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Switch-off time of relay with flyback diode


When switching a relay there should be a flyback diode.
It could be just a diode or diode with resistor in series.
I understand there is a difference in the speed of relay switch-off. But what is the difference really, how to calculate it?

Example in this answer:

Inductance is L=1 mH
Current is I=63 mA
Diode drop Vd=0.7 V
Resistor in series R=82 Ω

Is this calculation correct?
Energy stored in the coil is E=1/2LI^2=1.98 uJ

Power dissipated in diode:
P1=Vd*I=44.1 mW
Time needed to dissipate that energy:
T1=E/P1=44.9 us

Power dissipated in diode and resistor:
P2=(Vd+R*I)*I=369.6 mW
Time needed to dissipate that energy:
T2=E/P2=5.36 us

So it is 8.3x faster. Correct? Or it has to be calculated different way?

Why should this post be closed?


1 answer


It doesn't quite work that way. You are missing the fact that the current (which the magnetic field is proportional to) decays exponentially. You are also missing the resistance of the coil itself.

First, let's analyze what happens with just a diode. You basically have this circuit:

Image alt text

For analysis purposes, you can think of the relay coil as a inductor and resistor in series. The resistor represents the DC resistance of the coil. The coil is a long wire all wound up. That wire has some finite resistance, whether you wrap it up into a coil or not. The inductor represents the inductance of the coil.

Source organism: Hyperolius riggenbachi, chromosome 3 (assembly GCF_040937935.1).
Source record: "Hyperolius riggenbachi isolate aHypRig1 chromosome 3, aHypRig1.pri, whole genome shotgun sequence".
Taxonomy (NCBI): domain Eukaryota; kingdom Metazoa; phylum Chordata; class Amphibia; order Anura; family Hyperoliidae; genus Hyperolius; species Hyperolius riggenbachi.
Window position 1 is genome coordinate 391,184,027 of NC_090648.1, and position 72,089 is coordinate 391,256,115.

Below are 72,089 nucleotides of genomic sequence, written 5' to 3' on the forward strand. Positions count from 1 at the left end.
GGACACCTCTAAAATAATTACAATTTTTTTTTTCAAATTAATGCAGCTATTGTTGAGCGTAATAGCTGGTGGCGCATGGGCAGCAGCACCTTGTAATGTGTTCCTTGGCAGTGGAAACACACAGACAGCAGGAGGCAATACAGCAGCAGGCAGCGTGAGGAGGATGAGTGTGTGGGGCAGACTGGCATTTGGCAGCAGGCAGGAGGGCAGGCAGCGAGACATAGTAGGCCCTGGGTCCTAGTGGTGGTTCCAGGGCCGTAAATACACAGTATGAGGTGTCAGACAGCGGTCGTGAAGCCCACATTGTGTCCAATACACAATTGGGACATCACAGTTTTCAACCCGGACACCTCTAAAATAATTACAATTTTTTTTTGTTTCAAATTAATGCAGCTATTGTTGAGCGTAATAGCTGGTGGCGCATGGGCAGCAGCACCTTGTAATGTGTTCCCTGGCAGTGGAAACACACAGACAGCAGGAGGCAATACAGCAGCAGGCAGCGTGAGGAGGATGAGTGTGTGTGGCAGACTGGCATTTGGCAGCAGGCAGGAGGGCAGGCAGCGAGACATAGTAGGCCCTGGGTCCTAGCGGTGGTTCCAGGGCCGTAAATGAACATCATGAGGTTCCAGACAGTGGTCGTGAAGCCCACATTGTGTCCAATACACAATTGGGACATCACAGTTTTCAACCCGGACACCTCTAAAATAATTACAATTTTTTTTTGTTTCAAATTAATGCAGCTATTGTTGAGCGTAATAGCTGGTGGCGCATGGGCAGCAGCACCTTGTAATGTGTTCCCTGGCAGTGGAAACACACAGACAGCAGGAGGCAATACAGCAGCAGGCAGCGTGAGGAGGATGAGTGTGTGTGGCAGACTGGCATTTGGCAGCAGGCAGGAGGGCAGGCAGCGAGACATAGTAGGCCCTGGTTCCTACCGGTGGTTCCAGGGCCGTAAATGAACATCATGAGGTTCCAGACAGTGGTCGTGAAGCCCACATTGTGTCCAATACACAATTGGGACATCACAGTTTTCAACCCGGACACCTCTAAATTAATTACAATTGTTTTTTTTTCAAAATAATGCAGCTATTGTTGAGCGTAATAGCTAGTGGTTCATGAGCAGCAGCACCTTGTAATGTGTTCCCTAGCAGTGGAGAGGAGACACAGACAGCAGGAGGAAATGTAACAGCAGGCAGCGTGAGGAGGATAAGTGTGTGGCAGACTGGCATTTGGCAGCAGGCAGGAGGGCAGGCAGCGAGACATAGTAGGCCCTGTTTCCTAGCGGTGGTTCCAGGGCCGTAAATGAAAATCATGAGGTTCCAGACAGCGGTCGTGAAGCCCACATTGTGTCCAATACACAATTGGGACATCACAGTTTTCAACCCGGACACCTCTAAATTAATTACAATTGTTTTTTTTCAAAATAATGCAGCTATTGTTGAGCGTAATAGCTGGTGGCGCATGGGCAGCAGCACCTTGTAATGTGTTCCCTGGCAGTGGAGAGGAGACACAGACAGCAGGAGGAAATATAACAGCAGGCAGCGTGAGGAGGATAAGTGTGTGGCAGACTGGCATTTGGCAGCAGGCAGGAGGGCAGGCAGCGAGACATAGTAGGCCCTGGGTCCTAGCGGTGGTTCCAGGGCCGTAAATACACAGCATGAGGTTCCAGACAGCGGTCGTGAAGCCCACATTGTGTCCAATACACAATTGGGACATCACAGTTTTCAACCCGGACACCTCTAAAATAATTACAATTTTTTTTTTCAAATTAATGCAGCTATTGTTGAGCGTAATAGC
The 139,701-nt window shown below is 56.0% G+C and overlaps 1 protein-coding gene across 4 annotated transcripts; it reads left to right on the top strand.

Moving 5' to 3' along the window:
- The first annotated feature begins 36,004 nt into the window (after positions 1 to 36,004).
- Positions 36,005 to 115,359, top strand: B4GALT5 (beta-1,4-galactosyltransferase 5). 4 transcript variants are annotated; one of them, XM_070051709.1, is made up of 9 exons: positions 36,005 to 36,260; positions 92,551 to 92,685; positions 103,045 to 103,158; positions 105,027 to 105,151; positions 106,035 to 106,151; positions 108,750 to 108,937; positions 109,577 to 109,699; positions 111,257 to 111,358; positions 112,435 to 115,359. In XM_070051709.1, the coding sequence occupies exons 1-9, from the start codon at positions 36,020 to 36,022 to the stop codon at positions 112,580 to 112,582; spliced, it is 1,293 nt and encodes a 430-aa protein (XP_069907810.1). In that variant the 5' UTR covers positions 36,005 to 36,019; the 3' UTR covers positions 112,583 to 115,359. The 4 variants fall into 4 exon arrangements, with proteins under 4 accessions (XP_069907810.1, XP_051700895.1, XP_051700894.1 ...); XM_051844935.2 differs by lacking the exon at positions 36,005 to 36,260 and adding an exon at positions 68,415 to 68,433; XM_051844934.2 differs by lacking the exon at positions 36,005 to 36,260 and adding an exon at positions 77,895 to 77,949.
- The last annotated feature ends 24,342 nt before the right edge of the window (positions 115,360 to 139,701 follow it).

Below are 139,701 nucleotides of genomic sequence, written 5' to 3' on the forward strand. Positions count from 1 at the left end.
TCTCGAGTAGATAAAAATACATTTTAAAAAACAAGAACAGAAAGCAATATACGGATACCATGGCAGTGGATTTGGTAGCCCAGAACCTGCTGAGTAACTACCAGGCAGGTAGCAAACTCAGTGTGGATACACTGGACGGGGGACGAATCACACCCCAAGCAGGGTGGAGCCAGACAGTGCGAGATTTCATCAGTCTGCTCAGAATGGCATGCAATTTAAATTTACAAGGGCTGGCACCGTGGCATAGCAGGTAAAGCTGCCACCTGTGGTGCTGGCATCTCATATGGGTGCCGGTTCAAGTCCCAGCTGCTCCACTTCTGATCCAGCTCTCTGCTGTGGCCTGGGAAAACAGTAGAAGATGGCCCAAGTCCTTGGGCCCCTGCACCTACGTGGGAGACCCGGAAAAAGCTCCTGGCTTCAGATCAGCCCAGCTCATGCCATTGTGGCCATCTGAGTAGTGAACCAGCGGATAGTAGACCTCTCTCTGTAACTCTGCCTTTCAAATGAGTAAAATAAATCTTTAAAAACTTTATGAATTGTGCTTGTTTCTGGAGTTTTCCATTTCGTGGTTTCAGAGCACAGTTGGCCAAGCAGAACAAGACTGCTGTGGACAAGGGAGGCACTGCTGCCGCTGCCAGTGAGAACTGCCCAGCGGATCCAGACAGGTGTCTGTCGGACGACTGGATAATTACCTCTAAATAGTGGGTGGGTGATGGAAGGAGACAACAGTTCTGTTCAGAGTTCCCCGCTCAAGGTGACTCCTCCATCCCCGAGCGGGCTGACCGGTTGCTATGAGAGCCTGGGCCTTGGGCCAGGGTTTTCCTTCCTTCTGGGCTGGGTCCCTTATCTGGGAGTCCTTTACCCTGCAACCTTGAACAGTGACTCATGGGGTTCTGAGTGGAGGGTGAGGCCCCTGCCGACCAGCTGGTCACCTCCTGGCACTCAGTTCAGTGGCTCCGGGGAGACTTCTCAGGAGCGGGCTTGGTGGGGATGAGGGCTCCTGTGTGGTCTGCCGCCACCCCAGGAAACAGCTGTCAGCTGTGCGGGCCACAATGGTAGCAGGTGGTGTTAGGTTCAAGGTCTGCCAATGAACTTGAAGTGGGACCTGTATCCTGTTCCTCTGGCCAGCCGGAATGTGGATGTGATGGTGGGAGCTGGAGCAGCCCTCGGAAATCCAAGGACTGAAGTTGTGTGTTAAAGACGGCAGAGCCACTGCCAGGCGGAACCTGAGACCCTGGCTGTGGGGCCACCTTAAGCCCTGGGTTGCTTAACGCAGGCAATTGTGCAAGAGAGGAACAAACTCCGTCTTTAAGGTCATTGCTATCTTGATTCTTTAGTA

Actually, first let's understand what happens if the diode weren't there and the coil was shorted. The current in the coil will decay exponentially with a time constant of

  T = L / R

When L is in Henries, R in Ohms, then T is in seconds.

  (1 mH)/(80 Ω) = 12.5 µs

That means that every 12.5 µs, the current decreases by a factor of e. Converting this to more intuitive units, the half-life of the current is 0.693 time constants, or 8.7 µs.

The diode makes things more complicated. You can think of it as the diode applying a reverse voltage across the coil, in addition to the exponential caused by the resistor.

We can get some intuition of this effect by seeing what happens if R1 weren't there. Now we have a fixed voltage applied to the coil, until the current reaches zero. That will be a linear ramp.

  (63 mA)(1 mH)/(700 mV) = 90 µs

You can see by comparing this with the time constant caused by the resistor, that the resistive time constant dominates for our current in this case. I'm not going to do the math to superimpose the 63 mA per 90 µs linear slope with the 8.7 µs half-life decay, but hopefully you get the general idea.

Now consider the circuit with a resistor added in series with the diode:

Image alt text

R1 and R2 are in series, so simply add. This is the same case as before, except that the series resistance is now 162 Ω instead of 80 Ω. Without the diode, the half-life of the current is now 4.3 µs. The linear current downramp superimposed on this due to the diode is still the same, and even less relevant due to the faster decay.

So what does this mean to the relay? Probably not much in either case. The current has to decay to the minimum holding current level before the contacts even start to move apart. In most cases, the mechanical part of the relay reacts much slower than the current decays to this level. I wouldn't be surprised if it takes a few ms for the relay to open, even if the current went to 0 immediately.

I mentioned the second circuit in another answer for completeness. Most of the time it doesn't matter, but I have seen a few cases where fast and predictable control of "high speed" relays was important. Instead of a millisecond or two being the level that matters, it was about 10 µs.

There are very fast and nimble relays out there. When relays are built for high speed (for a relay) applications, the datasheet will go into a lot more detail on the coil properties and the response time of the mechanical parts.


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